Iraq and the US have signed a security accord requiring Washington to withdraw its forces by the end of 2011.
The Status of Forces Agreement (Sofa) pact was signed on Monday by Hoshiyar Zebari, the Iraqi foreign minister, and Ryan Crocker, the US ambassador, at a ceremony in Baghdad.
Under the deal, a system will be provided for Iraqi courts to try US soldiers for serious crimes committed while off-duty, but only under very tight conditions.
"Definitely, today is a historic day for Iraqi-American relations," Zebari said.
The two men also signed a long-term strategic framework, which Crocker said would define the countries' ties for years.
"It reminds us all that, at a time when US forces will continue to withdraw from Iraq in recognition of the superlative security gains over the last few years, our relationship will develop in many other important ways," Crocker said.
Nuri al-Maliki, the Iraqi prime minister, said on Tuesday: "The agreement contains no secret clauses.
"There shall be no permanent bases for the United States on Iraqi soil ... Iraq will remain a sovereign, free and independent state and have the absolute liberty to manage its own riches."
"The agreement contains no secret clauses"
Nuri al-Maliki, Iraqi prime minister
The pact commits Washington to withdraw its force of about 150,000 troops by December 31, 2011.
The pact was expected to pass Iraq's 275-member parliament after receiving approval from the 28 cabinet members on Sunday, with the support of the major political blocs representing Iraq's Shia majority and its Sunni and Kurdish communities.
A senior US official involved in the negotiations said the decision to relent and include a withdrawal date was taken a few months ago to make the accord politically palatable in Iraq.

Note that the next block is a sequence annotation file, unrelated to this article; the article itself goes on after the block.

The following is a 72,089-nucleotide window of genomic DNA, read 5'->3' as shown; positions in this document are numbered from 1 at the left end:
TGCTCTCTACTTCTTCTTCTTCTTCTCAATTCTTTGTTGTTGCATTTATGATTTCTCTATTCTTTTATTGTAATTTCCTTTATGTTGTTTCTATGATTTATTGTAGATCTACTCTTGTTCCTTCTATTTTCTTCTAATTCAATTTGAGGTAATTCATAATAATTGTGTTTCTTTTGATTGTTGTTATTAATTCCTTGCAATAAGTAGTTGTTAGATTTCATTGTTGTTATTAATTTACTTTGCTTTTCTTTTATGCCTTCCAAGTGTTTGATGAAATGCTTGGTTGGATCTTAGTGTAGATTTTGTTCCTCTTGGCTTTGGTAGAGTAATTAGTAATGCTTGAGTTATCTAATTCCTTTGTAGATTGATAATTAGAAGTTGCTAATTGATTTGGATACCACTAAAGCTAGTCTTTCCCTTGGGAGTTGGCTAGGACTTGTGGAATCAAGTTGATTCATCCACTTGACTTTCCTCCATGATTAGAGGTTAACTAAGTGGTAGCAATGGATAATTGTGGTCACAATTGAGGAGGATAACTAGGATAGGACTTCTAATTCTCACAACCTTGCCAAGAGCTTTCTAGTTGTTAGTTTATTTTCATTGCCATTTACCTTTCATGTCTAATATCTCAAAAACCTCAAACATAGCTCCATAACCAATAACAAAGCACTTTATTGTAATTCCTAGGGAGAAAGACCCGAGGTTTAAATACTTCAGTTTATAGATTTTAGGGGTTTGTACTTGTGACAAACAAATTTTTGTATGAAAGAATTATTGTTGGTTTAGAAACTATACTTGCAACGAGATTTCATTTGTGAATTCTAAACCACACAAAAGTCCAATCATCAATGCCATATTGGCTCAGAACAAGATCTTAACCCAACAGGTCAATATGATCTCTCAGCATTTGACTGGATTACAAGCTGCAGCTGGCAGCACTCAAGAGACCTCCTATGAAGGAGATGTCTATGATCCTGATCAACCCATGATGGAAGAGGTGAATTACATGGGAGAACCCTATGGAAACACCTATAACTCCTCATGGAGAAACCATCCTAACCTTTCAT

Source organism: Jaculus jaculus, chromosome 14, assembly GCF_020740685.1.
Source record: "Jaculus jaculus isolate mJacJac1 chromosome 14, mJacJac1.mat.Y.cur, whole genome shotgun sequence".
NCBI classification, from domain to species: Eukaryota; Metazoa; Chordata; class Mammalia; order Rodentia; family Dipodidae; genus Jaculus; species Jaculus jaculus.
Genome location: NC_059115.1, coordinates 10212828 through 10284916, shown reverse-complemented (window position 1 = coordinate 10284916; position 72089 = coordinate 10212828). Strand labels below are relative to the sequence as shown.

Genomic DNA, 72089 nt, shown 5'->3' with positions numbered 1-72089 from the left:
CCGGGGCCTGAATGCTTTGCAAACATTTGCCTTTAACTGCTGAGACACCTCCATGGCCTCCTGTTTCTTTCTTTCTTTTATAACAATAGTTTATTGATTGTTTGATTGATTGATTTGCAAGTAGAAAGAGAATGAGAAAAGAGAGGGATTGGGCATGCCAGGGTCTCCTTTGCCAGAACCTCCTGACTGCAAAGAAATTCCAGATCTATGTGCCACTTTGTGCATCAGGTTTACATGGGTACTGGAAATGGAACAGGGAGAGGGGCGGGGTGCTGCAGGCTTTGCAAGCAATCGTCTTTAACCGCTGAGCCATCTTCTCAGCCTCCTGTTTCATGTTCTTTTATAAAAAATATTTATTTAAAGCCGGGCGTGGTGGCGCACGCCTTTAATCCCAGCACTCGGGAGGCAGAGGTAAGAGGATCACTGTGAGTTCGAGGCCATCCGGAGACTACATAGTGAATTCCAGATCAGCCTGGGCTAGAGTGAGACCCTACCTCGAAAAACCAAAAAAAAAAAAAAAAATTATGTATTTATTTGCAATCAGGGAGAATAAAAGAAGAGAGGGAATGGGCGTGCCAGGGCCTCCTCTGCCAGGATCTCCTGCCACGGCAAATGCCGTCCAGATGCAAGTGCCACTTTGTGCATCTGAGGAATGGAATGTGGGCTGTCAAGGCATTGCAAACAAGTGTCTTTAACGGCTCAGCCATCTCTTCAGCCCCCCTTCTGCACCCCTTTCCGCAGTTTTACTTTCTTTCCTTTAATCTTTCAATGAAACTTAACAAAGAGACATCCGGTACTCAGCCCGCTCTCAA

"Opponents of the agreement, including Iran and others, were framing this as a permanent occupation," he said.
"It was the opposite."
Iraqi members of parliament held on Monday a first reading of the pact, the start of an approval process that could run into next week.
Muqtada al-Sadr, the Iraqi Shia leader, failed to halt the first reading.
Deputies from al-Sadr's bloc have opposed the agreement.
|The US is awaiting approval from Iraq's parliament on the troop pact [AFP]
"We want the law on treaties and conventions to be the only thing discussed today, not the accord with the United States," Aqil Abdel Hussein, head of al-Sadr's group, said.
Al-Sadr and his followers have vowed to hold mass demonstrations to demand the immediate withdrawal of all foreign forces if an agreement is reached with the US "occupier".
"The Sadr movement will use every legal avenue to work to stop this agreement," Mahmud Mashhadani, the Iraqi speaker of parliament, said.
Parliament adjourned after reading both bills on Monday.
The deputy speaker said on Sunday that the military pact would pass through a week-long process of deliberation before a final vote on November 24.
But parliament has no power to make changes to the text of the agreement.
In its first reaction, a senior Syrian official dismissed the deal as an "award to the occupiers" of Iraq.
"We shouldn't give occupiers any reward or prize ... On the contrary, they should apologise for the damage they have caused," Mohsen Bilal, the Syrian information minister, said.
He said the pact "gives [the US] rights at the expense of the Iraqi people and their neighbours".
Iran's reaction has been much more positive. Hassan Qashqavi, the Iranian foreign ministry spokesman, did not explicitly reject the agreement on Monday.
Another senior Iranian official welcomed the deal for the first time, saying the Iraqi government acted "very well" in approving it.
Ayatollah Mahmoud Hashemi Shahroudi said: "The Iraqi government has done very well regarding this (security pact).
"We hope the outcome ... will be in favour of Islam and Iraqi sovereignty."